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Having cerebral palsy (CP) does not exclude children from normal developmental processes such as puberty and developing sexual thoughts or desires. As such, many children with CP will find themselves attracted to their peers and some will find that they are part of the LGBTQ community.
Relationships of any kind can be a difficult topic for parents of children with CP, as the disability adds new challenges to an already tricky subject, however, having a child with CP who identifies as LGBTQ can cause added worries for parents concerning social acceptance and bullying.
Thankfully, today’s society is more accepting of sexual orientation and identity than ever before and there are many resources available.
Bullies Targeting LGBT Disabled Kids With Cerebral Palsy
According to the Anti-Bully Alliance, more than 65% of disabled LGBTQ children and teens have gone through intense homophobic, biphobic, or transphobic bullying, more so than non-disabled LGBTQ peers.  According to the National Coordinator of the Anti-Bullying Alliance, Lauren Seager-Smith,
We are very concerned by reports of dual discrimination, bullying and marginalisation experienced by disabled young people that identify as LGBT+. There are clear steps we can take to change the situation – we must listen to disabled young people in our schools and act on their recommendations, fight for statutory sex and relationships education that is inclusive of all young people, and make sure our anti-bullying initiatives do not exclude those children most at risk.”
However, fighting for the rights of LGBTQ disabled young people isn’t as clear-cut as it may seem. Executive Director of the National Children’s Bureau, Jonathan Charlesworth, said that more in-depth research is needed surrounding people who are gay and disabled. He indicated that the research should focus on a whole approach to school bullying, as well as prejudice-based bullying.
Despite all of society’s advances in acceptance of sexual orientation and identity differences, one of the biggest hurdles faced by LGBTQ children and teens today is the lack of resources at schools for handling homophobia and the resulting bullying.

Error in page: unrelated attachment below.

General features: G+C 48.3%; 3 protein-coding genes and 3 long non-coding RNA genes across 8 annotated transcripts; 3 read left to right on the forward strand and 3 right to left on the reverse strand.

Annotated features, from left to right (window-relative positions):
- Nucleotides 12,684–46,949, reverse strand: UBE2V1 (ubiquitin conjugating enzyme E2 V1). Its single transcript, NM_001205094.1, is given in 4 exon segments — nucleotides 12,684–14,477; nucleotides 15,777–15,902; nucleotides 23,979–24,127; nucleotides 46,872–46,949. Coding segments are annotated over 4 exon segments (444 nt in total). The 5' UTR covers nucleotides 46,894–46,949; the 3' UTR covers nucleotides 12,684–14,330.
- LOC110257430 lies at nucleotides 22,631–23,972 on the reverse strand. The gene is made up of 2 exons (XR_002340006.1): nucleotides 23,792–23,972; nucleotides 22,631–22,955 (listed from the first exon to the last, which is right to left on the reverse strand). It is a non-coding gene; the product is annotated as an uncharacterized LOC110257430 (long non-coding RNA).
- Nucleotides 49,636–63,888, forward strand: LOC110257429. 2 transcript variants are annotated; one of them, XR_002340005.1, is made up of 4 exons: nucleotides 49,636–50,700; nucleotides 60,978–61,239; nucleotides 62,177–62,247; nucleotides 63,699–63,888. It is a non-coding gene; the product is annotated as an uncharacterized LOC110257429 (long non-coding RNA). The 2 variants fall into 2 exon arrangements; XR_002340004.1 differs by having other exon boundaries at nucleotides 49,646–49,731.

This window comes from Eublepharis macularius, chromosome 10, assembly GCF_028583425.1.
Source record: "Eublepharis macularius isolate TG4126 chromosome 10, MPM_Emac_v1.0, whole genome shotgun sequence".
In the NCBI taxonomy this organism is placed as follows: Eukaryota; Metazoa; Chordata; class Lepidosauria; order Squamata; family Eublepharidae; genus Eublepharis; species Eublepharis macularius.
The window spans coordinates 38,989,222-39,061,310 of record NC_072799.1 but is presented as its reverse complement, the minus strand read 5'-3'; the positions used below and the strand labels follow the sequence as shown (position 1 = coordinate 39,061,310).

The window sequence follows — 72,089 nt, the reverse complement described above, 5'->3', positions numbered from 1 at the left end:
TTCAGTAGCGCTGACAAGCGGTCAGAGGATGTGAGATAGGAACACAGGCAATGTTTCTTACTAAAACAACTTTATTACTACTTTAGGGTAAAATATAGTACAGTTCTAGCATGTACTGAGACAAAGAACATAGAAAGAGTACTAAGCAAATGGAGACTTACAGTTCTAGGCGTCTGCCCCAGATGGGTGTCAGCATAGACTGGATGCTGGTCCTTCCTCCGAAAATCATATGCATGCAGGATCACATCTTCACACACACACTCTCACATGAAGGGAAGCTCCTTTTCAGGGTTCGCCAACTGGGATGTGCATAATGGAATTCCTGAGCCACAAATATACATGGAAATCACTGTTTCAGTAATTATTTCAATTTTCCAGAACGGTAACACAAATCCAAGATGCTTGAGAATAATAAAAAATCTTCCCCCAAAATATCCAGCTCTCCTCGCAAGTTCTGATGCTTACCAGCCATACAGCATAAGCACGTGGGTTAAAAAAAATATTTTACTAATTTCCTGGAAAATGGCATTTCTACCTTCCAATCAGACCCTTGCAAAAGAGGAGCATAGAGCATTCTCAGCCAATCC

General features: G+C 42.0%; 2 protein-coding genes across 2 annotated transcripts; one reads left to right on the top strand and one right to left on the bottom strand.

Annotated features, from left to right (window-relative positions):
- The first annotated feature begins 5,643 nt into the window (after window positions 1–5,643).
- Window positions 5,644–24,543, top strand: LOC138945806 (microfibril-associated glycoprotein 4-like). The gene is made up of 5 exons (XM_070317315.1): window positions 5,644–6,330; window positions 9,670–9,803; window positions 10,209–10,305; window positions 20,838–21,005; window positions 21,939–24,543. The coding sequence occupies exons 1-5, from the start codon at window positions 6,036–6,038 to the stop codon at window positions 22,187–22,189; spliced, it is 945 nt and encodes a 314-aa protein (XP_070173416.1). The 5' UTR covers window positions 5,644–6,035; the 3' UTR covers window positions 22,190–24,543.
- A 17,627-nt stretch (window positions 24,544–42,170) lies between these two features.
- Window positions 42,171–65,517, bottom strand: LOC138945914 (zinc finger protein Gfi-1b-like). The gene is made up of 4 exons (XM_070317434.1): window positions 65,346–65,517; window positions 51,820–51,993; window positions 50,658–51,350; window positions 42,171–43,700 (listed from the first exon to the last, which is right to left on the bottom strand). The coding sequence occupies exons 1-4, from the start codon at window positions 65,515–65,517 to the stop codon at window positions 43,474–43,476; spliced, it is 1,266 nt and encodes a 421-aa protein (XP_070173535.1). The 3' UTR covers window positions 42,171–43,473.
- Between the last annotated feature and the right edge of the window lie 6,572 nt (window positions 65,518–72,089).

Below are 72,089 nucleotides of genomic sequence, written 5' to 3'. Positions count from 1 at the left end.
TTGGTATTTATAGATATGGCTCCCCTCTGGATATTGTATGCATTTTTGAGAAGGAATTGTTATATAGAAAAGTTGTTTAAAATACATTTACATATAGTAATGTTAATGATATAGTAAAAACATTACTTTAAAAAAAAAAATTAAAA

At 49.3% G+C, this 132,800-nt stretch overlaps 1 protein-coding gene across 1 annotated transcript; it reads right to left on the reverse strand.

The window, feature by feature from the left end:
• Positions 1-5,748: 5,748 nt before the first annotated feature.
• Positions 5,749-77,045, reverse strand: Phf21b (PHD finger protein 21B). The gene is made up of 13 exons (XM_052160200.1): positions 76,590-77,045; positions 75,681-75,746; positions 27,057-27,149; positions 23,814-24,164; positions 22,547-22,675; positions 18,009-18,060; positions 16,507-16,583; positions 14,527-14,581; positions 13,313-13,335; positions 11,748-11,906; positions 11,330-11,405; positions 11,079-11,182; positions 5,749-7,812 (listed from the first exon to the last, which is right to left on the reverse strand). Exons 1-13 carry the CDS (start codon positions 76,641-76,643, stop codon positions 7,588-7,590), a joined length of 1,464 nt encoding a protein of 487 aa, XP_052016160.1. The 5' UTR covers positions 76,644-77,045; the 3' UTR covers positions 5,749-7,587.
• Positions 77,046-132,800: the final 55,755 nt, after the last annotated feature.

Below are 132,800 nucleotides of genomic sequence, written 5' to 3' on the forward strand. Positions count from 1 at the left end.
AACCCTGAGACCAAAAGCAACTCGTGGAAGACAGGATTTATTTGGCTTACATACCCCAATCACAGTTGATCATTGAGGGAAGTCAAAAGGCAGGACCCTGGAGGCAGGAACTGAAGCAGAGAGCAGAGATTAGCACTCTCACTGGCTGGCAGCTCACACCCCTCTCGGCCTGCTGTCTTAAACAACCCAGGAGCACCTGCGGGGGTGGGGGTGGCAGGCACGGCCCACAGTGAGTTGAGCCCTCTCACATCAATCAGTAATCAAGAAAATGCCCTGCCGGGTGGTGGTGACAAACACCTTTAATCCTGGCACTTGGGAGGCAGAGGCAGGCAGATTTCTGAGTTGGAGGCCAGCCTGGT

The Atlantic reports that numerous LGBT kids said there have been a number of times when they told their teachers about bullying issues, but nothing was done. The lack of action resulted in many students developing deep depression, and in some cases, self-harm. 
Cerebral Palsy and LGBT Advocacy
Despite being bullied and taunted, some LGBT teens with cerebral palsy grew up to face the challenges head-on, picking up pieces where teachers and schools failed.
For instance, 25-year-old Thomas Banks, from Australia, was diagnosed with cerebral palsy as a toddler but knew he was gay by the time he was 12. Throughout childhood, he was called names and teased mercilessly. Even today, he hears numerous myths that unaware people think about disabled people.
“Some of the misconceptions about people with disabilities are that some people think [cerebral palsy] is an intellectual disability but it’s not, said Banks. “ Some other people think I’m stupid, but I’m not. And people think people with disabilities are asexual.”
Instead of dwelling on the issue, Banks became a writer and advocate for being gay with a disability. He even created his own theatrical play, Someone like Thomas Banks, which explores how he uses the Internet to date and find love.  He also raises community awareness through workshops, where he talks about communication difficulties that many people with cerebral palsy go through.
“A lot of my messages in my workshops are about taking the time to listen, understand and interact with people who have disabilities because it’s not that hard if you have time.”